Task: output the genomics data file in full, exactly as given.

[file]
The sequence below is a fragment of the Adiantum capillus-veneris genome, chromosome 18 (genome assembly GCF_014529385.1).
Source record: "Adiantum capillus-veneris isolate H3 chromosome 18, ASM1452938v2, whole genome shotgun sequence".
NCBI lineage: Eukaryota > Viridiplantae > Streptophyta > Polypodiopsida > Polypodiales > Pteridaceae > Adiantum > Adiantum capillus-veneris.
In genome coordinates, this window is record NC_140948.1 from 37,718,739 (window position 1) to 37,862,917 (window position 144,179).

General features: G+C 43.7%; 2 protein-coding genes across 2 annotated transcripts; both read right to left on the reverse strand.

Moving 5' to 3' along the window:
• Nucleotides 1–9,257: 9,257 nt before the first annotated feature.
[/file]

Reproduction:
The sequence below is a fragment of the Adiantum capillus-veneris genome, chromosome 18 (genome assembly GCF_014529385.1).
Source record: "Adiantum capillus-veneris isolate H3 chromosome 18, ASM1452938v2, whole genome shotgun sequence".
NCBI lineage: Eukaryota > Viridiplantae > Streptophyta > Polypodiopsida > Polypodiales > Pteridaceae > Adiantum > Adiantum capillus-veneris.
In genome coordinates, this window is record NC_140948.1 from 37,718,739 (window position 1) to 37,862,917 (window position 144,179).

General features: G+C 43.7%; 2 protein-coding genes across 2 annotated transcripts; both read right to left on the reverse strand.

Moving 5' to 3' along the window:
• Nucleotides 1–9,257: 9,257 nt before the first annotated feature.